L. Raine 2.jpg

hi you,

I'm the tourist on the metro, lover of markets and dresses, a writer in the local coffee shop, and the friend who is always up for a picnic and conversation. 

More recently, making the journey through loneliness to write a book.

Welcome to L. Raine

The Magic of New York City at Christmastime & a White Birthday

The Magic of New York City at Christmastime & a White Birthday

Hi you,

I turned 30 this year. Do you know it can be hard to turn 30? It was for me. It's the first time I went kicking and screaming into a birthday and I dreaded it up until about a week or so beforehand; even then I would've kept a wary distance if the time-train I was on wasn't throttling ahead, full steam. 

I suppose God knew I needed an extra special gift, so he took NYC at Christmas time and turned it into a magic snow globe. Inside the snow globe were waves of buildings stretching as far as the eye can see, and on one street strung with lights at the southernmost tip of Manhattan, I, with the very best 'Race of Joseph' stood nearly crying with joy over the snow that slanted over our wondering sight. 


We had been on the Staten Island ferry, which was our cheap way of seeing the Statue of Liberty (despite the best effort of the poor salesman on the corner who did not see our stubborn frugality coming) when the first flakes came. Wasn't that a merciless sentence? But you see, as much as we'd hoped - and I'd thrown a few wishes toward the heavens - we still didn't expect it to snow. We were in NYC at holiday time, wasn't that enough? 


Andrew, our friend at Beck & Stone, had kindly shown us around his beautiful office space earlier and then recommended a pizza bar close by called Adrienne's for lunch. It turned out to be the spot that marked the beginning of that magical afternoon. The restaurant was homely enough, but we got a seat close to the garlanded, lighted window with a view of the cobblestone street and the snow driving by. It's hard to describe it well enough to give you the cozy, tucked up feeling one gets from watching snow blowing outside, while dining upon wonderful Italian foods.

This is how the street looked as we went in to Adrienne's.


This sauce was basically the lyrics to a warming song sung by endless processions of really happy Italians. 


As we sat there, it dawned on us the small snow shower half-heartedly predicted had already overstayed its bounds, and delight reigned.

We felt like we were in a Christmas Dickens scene. 


Though, if Dickens had owned the snow globe dated 12.15.2017 he would've been shocked to see how females dashed about in the future. But we were ecstatic that the snow continued to fall and could not contain the happiness!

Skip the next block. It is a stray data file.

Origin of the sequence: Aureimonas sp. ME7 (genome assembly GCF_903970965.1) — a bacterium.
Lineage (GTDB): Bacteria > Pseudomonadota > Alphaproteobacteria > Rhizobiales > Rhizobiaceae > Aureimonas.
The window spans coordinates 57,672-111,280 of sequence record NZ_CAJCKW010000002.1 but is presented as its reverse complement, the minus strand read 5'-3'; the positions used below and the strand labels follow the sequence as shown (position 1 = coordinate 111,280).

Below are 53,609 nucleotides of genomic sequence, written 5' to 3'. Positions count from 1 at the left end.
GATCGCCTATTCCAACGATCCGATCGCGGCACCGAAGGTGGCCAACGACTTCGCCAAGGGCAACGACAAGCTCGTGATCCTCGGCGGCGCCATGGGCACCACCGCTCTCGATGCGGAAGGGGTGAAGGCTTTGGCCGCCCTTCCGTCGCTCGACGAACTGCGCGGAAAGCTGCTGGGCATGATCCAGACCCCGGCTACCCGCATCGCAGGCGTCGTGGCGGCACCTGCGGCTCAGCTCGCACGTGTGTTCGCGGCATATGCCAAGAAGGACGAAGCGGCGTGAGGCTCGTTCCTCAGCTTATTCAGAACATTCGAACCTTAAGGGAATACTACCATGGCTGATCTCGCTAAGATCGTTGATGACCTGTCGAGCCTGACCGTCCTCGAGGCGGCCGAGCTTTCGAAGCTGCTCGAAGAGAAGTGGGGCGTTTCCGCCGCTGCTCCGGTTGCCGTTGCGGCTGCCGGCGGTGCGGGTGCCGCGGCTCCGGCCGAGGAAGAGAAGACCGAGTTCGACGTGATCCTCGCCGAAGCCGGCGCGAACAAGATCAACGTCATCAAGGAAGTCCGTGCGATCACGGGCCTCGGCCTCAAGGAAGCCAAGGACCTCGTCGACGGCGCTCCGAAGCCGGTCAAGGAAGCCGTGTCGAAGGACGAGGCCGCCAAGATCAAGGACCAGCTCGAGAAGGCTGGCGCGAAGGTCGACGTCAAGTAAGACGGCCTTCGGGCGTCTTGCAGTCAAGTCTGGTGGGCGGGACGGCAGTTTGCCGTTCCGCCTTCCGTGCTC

A photo to commemorate the feeling of the moment. 




If there is a birthplace of holiday magic in NYC it is likely found around Saks Fifth Avenue at Christmas time, in the snow. This year they had around 12-15 windows with detailed window displays with Snow White's story. There were many people there, but to us this basically meant there were so many more people to be happy with, and ooh over the store windows. The artistry was brilliant, perhaps even more so than the lights Saks had choreographed to Christmas music. 


St. Patricks, just around the corner from the Rockefeller Center, and next to Saks. 


Imagine music that filled every street corner in the near block, and lights dancing on the castle Saks had become. Imagine us standing there, once again almost crying with wonder. You know, I've always prided myself on not being the weepy type, but after this trip I'll have to hand in that card.  



The show was at 8, so we lined up with the other throngs at around 7:30 since they don't let you sit down until more like 7:45. One doesn't know what to expect with these types of things when it's a first broadway show, so it felt just like any other concert or production. 

When the lights dim and the first scene of the Phantom of the Opera begins in the dilapidated opera house, it lulls one into a sense of complacency. But there is nothing complacent about music that crashes through the theater a few minutes later! The majestic chandelier swings in a high arc up above the temporarily blinded audience and for a moment the music overwhelms.

Then for two hours the splendor of the story and music feels like Heaven.  


It was an epoch in my life. I know I sound like a kid, but that was the magic of the weekend: feeling like a child with the understanding of an adult. It was like being surprised by joy, and finding that the wonder hasn't gone out of life, at 30. 

This next decade is going to be good. 

Merry Christmas!

L. Raine

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